UUID=bee34176-dd55-479e-95c5-9545912d14b9 / xfs defaults 1 1 For example type on the command line: mount -t ntfs-3g /dev/sda1 /media/sda1/ -o force. The best option is Choice 1, but you can force the mount by running Choice 2 with sudo. You must then manually unmount it from the terminal (you can't right click the desktop icon): sudo umount <mount_point> After that the drive should automount normally again Die meisten Linux-Distributionen erkennen und mounten USB-Sticks automatisch. Ubuntu z.B. hängt ein USB-Gerät in das /media/USERNAME/ Verzeichnis ein.Allerdings gibt es immer noch ältere Distributionen, die erfordern, dass man ein externes USB-Gerät manuell einhängt, bevor es verwendet werden kann Mount NTFS disk in Linux 7 Today I wanted to pass an old disk in a usb-case to my son. It was from an old Windows Laptop and even though I'm administrator, I wasn't able to read the documents in an other user's folder. So I thought, let's do it from an Oracle Linux 7 VM, as root. But it turns out that Oracle linux did not support NTFS by default
To set the owner, use the uid and gid options for user and group, respectively. You can find your UID with the command id -u. To find your GID, use id -g. These values are both usually 1000.After telling you about creating a Directory on your USB, its time to learn about how you can delete a directory on your USB Drive. To delete a directory, write the following command:In above given command, ‘sbd1’ refers to the name of your USB Device. For EXT4 File System For formatting EXT4 file system USB Drive, use:/dev/sda3 /mnt/devel ext4 defaults 0 2 /dev/sda2 /mnt/excess ntfs defaults 0 2 The ext4 partion mounts fine (owned by me, writeable only by me), but the ntfs mounts owned by root with read and write permission for all. I'm not sure how to fix this. Is there something quirky about ntfs or did I do something elsewhere that's causing this problem? Stack Exchange Network Stack Exchange network consists of 177 Q&A communities including Stack Overflow, the largest, most trusted online community for developers to learn, share their knowledge, and build their careers.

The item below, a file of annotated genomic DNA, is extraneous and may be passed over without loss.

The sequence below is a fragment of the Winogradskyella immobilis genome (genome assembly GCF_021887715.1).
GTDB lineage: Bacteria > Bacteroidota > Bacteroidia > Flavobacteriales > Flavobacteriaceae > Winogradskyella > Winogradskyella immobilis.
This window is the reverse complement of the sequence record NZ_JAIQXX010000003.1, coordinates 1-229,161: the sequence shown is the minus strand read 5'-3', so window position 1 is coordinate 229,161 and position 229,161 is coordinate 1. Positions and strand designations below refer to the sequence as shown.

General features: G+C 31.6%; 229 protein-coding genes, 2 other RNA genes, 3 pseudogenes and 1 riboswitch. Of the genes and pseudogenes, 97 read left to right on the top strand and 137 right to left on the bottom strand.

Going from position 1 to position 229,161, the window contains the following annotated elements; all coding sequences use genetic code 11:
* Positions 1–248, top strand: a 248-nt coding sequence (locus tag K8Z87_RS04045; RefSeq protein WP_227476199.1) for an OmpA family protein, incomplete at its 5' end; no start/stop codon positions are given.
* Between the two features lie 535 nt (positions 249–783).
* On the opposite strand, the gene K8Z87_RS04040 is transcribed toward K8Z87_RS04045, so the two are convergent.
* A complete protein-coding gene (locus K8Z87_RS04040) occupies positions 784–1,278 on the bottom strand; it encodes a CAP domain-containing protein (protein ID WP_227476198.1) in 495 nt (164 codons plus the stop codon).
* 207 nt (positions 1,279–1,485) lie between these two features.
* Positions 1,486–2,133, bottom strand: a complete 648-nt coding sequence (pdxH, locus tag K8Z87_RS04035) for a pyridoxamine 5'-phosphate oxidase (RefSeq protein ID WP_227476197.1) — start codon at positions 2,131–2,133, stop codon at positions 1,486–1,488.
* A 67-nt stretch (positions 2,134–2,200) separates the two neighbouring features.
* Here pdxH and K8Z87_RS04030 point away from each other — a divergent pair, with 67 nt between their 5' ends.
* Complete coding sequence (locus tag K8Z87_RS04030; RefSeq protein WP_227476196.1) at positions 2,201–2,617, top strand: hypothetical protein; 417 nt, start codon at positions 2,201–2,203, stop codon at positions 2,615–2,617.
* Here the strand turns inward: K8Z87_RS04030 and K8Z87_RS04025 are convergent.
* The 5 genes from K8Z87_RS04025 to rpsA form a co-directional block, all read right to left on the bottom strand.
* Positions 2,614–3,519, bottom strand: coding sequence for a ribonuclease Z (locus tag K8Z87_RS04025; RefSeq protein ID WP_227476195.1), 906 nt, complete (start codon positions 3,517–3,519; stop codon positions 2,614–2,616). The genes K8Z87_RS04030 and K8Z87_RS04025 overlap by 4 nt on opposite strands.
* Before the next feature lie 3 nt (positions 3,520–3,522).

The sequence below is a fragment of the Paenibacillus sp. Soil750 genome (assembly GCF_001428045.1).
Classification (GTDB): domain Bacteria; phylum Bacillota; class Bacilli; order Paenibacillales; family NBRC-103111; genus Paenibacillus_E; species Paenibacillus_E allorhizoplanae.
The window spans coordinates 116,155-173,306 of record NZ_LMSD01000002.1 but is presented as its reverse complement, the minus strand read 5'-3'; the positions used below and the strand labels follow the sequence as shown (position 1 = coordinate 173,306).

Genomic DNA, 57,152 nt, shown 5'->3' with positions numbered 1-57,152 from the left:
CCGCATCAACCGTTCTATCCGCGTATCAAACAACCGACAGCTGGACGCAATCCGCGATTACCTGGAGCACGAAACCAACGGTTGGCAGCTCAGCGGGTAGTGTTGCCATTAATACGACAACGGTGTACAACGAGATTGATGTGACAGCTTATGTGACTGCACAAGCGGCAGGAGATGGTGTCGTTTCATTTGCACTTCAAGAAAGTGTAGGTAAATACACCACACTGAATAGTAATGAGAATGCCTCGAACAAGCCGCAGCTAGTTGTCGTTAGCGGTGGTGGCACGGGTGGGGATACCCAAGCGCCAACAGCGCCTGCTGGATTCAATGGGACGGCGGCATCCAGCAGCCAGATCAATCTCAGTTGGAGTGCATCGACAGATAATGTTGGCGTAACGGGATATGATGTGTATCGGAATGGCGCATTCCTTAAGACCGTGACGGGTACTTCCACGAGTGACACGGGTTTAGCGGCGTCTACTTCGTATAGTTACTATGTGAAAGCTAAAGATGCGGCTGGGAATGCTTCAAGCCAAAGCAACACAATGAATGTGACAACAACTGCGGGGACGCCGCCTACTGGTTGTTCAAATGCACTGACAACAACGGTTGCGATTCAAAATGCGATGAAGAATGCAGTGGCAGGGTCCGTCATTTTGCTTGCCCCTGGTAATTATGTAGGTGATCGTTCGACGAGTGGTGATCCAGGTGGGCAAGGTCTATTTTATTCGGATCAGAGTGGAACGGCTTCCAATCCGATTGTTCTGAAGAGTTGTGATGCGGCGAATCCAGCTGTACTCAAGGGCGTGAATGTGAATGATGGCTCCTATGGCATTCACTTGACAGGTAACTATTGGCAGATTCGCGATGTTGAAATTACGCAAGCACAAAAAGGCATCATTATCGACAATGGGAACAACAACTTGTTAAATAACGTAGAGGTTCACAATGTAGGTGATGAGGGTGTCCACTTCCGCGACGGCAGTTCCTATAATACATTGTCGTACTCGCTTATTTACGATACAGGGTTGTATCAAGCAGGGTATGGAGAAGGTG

UUID=dede0f3e-6c9a-4185-afb4-f129fb873246 /boot xfs defaults 1 2This step will complete your query of how to mount USB Drive in LINUX. After this step, a new directory will be created
In this example I have attached the VMDK file from a Windows based virtual machine to a CentOS 7 Linux virtual machine.UUID=xxxxxxxxxxxxxxxxx /media/mydrivename ntfs permissions,locale=en_US.utf8 0 2 This is my fstab file:USB Hard Disk Drive or USB Flash Drive (Pen drive) is a popular external device that can be used to backup data or transfer data from one device to other device. In GUI (Graphical User Interface) Operating System such as Window or GNOME Desktop in Linux can automatically mount USB device and can show data in it if the File System of that device is supported. But all users do not like or always do not have GUI mode of Operating System specially the CentOS or Red Hat Linux user. In this case, USB device must be mounted manually and then access data from it. On the other hand, by default Linux (CentOS or Red Hat) does not support NTFS File System. But most of the USB devices are usually formatted with NTFS which is a Windows supported file system. To read or write data from NTFS formatted disk in CentOS or Red Hat Linux, a third party application named NTFS-3G have to be used. How to create or delete disk partition with fidisk utility was discussed in my previous article. In this article, I will discuss how to format USB devices and how to mount USB devices in CentOS or Red Hat Linux to read or write data from USB devices. I will also discuss how to install NTFS-3G to read or write data from NTFS USB device from CentOS or Red Hat Linux. aptitude install ntfs-3g USBメモリーのマウント マウント用のディレクトリーを作成します。場所は/mnt でも/media でも任意ですが、今回は/mnt/usb1 というディレクトリを作成しました。 mkdir /mnt/usb1 マウントします。 mount -t ntfs /dev/sdb1 /mnt/usb